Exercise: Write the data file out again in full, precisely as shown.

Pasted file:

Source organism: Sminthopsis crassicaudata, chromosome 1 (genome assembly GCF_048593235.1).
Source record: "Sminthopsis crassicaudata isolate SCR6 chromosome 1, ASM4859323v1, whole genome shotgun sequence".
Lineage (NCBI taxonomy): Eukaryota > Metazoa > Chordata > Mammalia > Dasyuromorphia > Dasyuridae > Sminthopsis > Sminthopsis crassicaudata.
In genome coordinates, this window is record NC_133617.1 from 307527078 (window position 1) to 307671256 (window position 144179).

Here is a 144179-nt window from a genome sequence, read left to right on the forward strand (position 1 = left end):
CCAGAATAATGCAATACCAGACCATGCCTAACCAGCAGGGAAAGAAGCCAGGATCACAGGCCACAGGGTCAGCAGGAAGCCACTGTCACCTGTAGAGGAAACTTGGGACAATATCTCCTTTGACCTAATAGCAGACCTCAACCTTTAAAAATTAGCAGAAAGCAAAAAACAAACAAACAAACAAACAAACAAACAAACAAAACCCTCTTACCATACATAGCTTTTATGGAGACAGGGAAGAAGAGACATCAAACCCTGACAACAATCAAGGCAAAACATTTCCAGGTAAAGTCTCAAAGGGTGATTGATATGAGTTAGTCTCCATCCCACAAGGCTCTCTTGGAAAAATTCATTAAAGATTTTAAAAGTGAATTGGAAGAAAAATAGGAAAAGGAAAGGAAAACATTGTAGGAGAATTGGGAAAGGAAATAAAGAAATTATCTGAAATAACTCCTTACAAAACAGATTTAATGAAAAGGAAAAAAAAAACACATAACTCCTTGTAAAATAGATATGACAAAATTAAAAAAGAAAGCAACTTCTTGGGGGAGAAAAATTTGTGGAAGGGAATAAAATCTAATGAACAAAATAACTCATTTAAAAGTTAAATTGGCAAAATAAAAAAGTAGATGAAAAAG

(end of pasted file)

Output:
Source organism: Sminthopsis crassicaudata, chromosome 1 (genome assembly GCF_048593235.1).
Source record: "Sminthopsis crassicaudata isolate SCR6 chromosome 1, ASM4859323v1, whole genome shotgun sequence".
Lineage (NCBI taxonomy): Eukaryota > Metazoa > Chordata > Mammalia > Dasyuromorphia > Dasyuridae > Sminthopsis > Sminthopsis crassicaudata.
In genome coordinates, this window is record NC_133617.1 from 307527078 (window position 1) to 307671256 (window position 144179).

Here is a 144179-nt window from a genome sequence, read left to right on the forward strand (position 1 = left end):
CCAGAATAATGCAATACCAGACCATGCCTAACCAGCAGGGAAAGAAGCCAGGATCACAGGCCACAGGGTCAGCAGGAAGCCACTGTCACCTGTAGAGGAAACTTGGGACAATATCTCCTTTGACCTAATAGCAGACCTCAACCTTTAAAAATTAGCAGAAAGCAAAAAACAAACAAACAAACAAACAAACAAACAAACAAAACCCTCTTACCATACATAGCTTTTATGGAGACAGGGAAGAAGAGACATCAAACCCTGACAACAATCAAGGCAAAACATTTCCAGGTAAAGTCTCAAAGGGTGATTGATATGAGTTAGTCTCCATCCCACAAGGCTCTCTTGGAAAAATTCATTAAAGATTTTAAAAGTGAATTGGAAGAAAAATAGGAAAAGGAAAGGAAAACATTGTAGGAGAATTGGGAAAGGAAATAAAGAAATTATCTGAAATAACTCCTTACAAAACAGATTTAATGAAAAGGAAAAAAAAAACACATAACTCCTTGTAAAATAGATATGACAAAATTAAAAAAGAAAGCAACTTCTTGGGGGAGAAAAATTTGTGGAAGGGAATAAAATCTAATGAACAAAATAACTCATTTAAAAGTTAAATTGGCAAAATAAAAAAGTAGATGAAAAAG